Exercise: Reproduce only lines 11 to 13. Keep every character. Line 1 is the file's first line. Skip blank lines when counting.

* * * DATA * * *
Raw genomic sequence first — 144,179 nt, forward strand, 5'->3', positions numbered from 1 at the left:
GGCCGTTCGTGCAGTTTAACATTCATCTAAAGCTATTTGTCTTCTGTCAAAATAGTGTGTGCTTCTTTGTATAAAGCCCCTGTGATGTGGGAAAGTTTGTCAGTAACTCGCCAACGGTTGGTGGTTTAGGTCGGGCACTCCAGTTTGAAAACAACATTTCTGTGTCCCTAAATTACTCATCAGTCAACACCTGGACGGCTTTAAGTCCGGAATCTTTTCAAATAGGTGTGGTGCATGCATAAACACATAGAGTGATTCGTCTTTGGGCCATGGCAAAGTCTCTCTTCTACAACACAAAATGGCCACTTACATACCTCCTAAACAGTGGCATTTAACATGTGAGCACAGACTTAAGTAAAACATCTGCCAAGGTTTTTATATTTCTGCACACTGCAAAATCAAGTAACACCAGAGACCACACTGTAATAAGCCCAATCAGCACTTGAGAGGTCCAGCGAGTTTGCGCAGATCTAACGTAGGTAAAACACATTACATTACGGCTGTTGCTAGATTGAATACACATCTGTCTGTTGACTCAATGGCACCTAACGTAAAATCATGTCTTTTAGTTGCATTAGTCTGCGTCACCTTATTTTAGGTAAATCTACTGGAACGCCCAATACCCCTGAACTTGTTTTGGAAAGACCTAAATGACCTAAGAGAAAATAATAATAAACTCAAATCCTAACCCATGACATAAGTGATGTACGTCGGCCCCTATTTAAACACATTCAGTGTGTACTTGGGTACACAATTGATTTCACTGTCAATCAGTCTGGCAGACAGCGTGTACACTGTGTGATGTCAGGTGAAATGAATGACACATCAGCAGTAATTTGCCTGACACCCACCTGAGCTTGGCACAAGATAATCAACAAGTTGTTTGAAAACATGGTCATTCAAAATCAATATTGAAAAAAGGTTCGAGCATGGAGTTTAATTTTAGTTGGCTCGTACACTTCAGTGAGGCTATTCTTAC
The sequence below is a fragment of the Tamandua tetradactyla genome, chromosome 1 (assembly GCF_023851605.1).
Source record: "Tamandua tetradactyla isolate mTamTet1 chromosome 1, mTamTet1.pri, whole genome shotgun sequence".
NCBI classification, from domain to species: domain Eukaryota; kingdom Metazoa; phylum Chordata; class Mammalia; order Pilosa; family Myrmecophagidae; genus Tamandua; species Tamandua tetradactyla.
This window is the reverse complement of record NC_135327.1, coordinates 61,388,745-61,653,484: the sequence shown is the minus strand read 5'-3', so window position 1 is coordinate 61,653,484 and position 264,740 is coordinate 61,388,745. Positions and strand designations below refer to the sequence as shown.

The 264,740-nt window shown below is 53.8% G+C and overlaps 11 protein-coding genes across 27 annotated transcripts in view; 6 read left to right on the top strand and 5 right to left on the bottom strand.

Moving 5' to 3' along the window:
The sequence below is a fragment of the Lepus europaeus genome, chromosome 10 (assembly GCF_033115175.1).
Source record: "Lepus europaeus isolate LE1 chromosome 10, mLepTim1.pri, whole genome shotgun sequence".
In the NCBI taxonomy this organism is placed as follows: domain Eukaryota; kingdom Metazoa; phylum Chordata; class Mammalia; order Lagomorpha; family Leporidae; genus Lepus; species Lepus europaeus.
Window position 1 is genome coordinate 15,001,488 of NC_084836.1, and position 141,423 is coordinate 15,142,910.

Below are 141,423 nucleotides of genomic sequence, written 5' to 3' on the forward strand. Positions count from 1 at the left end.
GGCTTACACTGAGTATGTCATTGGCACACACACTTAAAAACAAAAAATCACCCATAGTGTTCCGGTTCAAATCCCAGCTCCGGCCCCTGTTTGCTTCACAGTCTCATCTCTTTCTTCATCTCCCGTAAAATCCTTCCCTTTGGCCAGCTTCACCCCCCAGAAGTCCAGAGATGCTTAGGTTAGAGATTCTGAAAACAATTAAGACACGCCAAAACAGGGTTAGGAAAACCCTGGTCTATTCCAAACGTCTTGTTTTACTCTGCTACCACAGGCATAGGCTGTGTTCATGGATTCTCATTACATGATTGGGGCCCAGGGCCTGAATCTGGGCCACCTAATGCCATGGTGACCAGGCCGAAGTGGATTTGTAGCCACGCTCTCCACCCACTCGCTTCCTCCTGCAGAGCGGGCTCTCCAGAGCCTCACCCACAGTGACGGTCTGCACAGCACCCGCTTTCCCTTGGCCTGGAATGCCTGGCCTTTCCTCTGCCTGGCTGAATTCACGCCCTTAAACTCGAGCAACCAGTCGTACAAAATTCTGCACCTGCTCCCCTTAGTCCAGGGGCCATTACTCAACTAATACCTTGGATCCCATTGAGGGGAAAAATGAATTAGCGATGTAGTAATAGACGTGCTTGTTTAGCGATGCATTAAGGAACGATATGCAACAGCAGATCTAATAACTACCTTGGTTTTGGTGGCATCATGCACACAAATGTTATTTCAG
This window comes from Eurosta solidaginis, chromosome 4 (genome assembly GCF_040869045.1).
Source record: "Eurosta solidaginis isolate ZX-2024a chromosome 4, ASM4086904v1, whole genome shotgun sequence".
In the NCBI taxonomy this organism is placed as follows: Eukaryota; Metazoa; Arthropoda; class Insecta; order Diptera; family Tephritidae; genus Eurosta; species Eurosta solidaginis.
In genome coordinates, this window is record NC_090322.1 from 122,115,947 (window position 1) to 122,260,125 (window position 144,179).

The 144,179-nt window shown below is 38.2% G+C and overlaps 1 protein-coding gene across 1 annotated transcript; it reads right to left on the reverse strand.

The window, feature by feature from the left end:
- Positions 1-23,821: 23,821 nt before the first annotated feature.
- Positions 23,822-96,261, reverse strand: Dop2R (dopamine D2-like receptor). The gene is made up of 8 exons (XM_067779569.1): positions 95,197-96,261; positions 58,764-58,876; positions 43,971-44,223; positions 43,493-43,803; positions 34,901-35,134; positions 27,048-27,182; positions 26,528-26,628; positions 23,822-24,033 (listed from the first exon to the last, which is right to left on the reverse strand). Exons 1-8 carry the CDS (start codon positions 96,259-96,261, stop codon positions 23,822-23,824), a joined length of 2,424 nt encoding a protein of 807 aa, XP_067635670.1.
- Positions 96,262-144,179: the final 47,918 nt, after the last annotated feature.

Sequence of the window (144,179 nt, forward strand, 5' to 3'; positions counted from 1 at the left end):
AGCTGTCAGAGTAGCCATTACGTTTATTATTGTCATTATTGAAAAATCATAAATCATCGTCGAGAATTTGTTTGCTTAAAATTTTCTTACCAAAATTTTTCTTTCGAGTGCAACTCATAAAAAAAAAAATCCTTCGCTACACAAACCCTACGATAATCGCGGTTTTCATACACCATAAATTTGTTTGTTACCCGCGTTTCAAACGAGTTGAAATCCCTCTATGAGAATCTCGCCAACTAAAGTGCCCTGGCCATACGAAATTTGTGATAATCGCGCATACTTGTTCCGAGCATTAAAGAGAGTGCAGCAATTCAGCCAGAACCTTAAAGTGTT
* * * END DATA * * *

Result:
In the NCBI taxonomy this organism is placed as follows: domain Eukaryota; kingdom Metazoa; phylum Chordata; class Mammalia; order Lagomorpha; family Leporidae; genus Lepus; species Lepus europaeus.
Window position 1 is genome coordinate 15,001,488 of NC_084836.1, and position 141,423 is coordinate 15,142,910.

Below are 141,423 nucleotides of genomic sequence, written 5' to 3' on the forward strand. Positions count from 1 at the left end.